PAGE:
After a decade of conflict in Iraq, our troops have come home, producing the largest increase in the number of American veterans since the 1970s. After Vietnam, an America tired of war and consumed with political angst neglected its veterans. Fortunately, the veterans of today are receiving the homecoming they deserve. To make that homecoming complete, America needs to ensure that our returning warriors have access to one of the most important benefits they have earned: health care provided by the Department of Veterans Affairs.
A Health Care Challenge: Fewer Battlefield Deaths, More Injuries
The United States military is the most technologically sophisticated fighting force in the world. This technological advantage means that our troops in Iraq and Afghanistan are subject to fewer casualties than in Vietnam. But those who do receive injuries are significantly more likely to survive because of body armor and the high quality of medical care. According to a study conducted by the University of Pennsylvania, only 13 percent of those injured in Iraq were likely to die compared to those injured in Vietnam, where the fatality rate was nearly 25 percent. But our ability to save lives also means that many more veterans are returning home after losing limbs or suffering from the after-effects of traumatic brain injuries (TBI) from blasts experienced in battle or as a result of improvised explosive devices.
A frightening aspect of TBI is that it can be quite difficult to diagnose. It is possible for someone exposed to an explosion to show no signs of injury until weeks or months later when symptoms—such as depression, anxiety or anger issues—become apparent. Untreated, these symptoms can lead to major depression, substance use problems, unemployment and ruined family relationships. In addition to TBI, other problems—from back injuries to exposure to toxins—may only become apparent after the veteran has been separated from service for months or even years.
VA Health Care is Available—But Not Automatically
Service members leaving active duty are not automatically enrolled in VA health care. VA and the Department of Defense work closely together to inform service members about their health care options at demobilization events and during the separation process. But many service members are so focused on preparing to go home or bewildered by details that the health care message doesn’t really catch their attention.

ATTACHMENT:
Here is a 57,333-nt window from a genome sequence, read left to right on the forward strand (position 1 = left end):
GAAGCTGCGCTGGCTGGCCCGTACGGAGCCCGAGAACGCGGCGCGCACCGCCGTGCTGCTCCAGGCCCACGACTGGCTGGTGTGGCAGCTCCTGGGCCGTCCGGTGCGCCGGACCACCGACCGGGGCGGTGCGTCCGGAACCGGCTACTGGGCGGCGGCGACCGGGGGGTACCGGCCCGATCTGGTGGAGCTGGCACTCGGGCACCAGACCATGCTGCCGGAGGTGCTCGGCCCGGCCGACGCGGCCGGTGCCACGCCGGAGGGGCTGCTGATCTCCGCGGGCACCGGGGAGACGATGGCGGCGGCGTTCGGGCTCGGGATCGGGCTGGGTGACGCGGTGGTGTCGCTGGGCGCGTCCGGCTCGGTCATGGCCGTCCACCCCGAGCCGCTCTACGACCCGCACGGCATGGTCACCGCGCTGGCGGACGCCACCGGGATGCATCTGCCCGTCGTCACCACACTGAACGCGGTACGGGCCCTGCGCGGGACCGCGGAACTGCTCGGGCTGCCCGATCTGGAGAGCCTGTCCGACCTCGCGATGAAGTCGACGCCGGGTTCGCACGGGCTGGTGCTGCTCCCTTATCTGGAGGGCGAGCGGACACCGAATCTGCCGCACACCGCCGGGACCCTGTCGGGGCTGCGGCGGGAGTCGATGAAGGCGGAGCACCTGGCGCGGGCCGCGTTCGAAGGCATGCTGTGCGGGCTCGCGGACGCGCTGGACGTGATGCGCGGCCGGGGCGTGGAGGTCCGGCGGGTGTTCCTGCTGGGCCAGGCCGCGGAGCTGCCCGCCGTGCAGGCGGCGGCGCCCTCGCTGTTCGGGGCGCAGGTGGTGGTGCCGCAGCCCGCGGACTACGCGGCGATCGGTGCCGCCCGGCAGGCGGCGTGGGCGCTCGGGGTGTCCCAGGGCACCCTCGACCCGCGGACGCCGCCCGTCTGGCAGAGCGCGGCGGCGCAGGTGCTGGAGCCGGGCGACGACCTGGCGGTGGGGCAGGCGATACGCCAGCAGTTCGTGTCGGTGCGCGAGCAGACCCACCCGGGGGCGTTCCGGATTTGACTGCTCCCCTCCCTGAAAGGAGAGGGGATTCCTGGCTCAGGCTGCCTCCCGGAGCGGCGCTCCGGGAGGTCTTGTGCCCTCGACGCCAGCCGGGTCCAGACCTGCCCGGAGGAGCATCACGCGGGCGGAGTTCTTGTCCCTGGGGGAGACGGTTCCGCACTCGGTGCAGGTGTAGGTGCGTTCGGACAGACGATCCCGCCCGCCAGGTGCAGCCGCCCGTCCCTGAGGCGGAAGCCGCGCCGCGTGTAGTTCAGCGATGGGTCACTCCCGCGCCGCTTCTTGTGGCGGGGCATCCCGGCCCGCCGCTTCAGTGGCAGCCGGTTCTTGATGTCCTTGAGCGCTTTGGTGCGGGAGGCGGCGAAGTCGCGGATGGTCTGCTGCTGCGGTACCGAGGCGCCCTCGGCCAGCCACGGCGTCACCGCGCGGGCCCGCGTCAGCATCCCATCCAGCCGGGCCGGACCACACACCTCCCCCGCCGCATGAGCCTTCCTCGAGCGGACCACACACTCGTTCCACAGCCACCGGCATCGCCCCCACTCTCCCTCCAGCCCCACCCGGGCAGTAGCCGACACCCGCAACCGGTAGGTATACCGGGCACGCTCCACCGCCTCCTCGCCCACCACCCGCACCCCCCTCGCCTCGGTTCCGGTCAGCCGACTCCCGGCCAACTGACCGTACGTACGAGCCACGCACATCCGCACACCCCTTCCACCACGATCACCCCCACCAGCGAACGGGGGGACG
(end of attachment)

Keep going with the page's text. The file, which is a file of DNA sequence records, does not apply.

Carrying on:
Because of the potential for hidden injuries—and to ensure veterans receive the care they have earned—the VA is engaged in an unprecedented effort to reach out to encouraging them to enroll in VA health care. As part of this effort, Altarum works with VA’s Health Eligibility Center to reach out to veterans about VA health care through many forms of media and through partnerships with government and community organizations.
One component of this outreach strategy has been to target veterans looking for work through online job services. Many veterans may not feel the need for health care right away, but they are quite likely to need a job. According to the Bureau of Labor Statistics, the 2011 unemployment rate for male veterans between the ages of 18 and 24 was more than 29 percent, more than 10 percent higher than nonveterans in the same age group. Male veterans ages 25 to 34 also experienced a disparity in unemployment compared to their nonveteran counterparts (13 percent versus 9 percent).
In part, these high rates of unemployment exist because most veterans from Iraq and Afghanistan have served for more than one deployment. They have been out of the job market for a while, or perhaps are looking for their first civilian job. By helping veterans get jobs, VA is also winning future patients, as well as providing an important safety net to ensure returning warriors get the care they deserve.
What You Can Do
Opportunities to help veterans are unlimited, but here are four pretty simple things you can do to help:
- Support community-based mental health services: One of the most common injuries associated with Iraq/Afghanistan service is traumatic brain injury or post-traumatic stress syndrome. The resulting effects of depression, anxiety and substance use from these conditions often lead a veteran to seek help from community mental health resources or involvement with the police and the criminal justice system. By supporting local charitable programs and interventions like Veteran Courts, you can ensure that your community is there to support veterans in need.
- Support a VSO: Veteran service organizations are membership organizations that provide social support for veterans and work to influence public policy. The Iraq and Afghanistan Veterans of America is a relatively new VSO that is particularly concerned about issues affecting our newest veterans. Another relatively new and influential VSO is Student Veterans of America.
- Hire a veteran. Find out everything you need to know about hiring a veteran with the White House Business Council’s “Guide to Hiring Veterans.” Or encourage veterans you know to connect with VA employment resources.
- Keep our promises: Military service doesn’t pay that well. One of the promises we’ve made to our warriors is that we will pay back their sacrifices with benefits like health care, educational support and other services to help them adjust to civilian life. Let’s make sure we keep those promises, no matter how much we need to reduce government spending.
This post was originally published in the Altarum Health Policy Forum.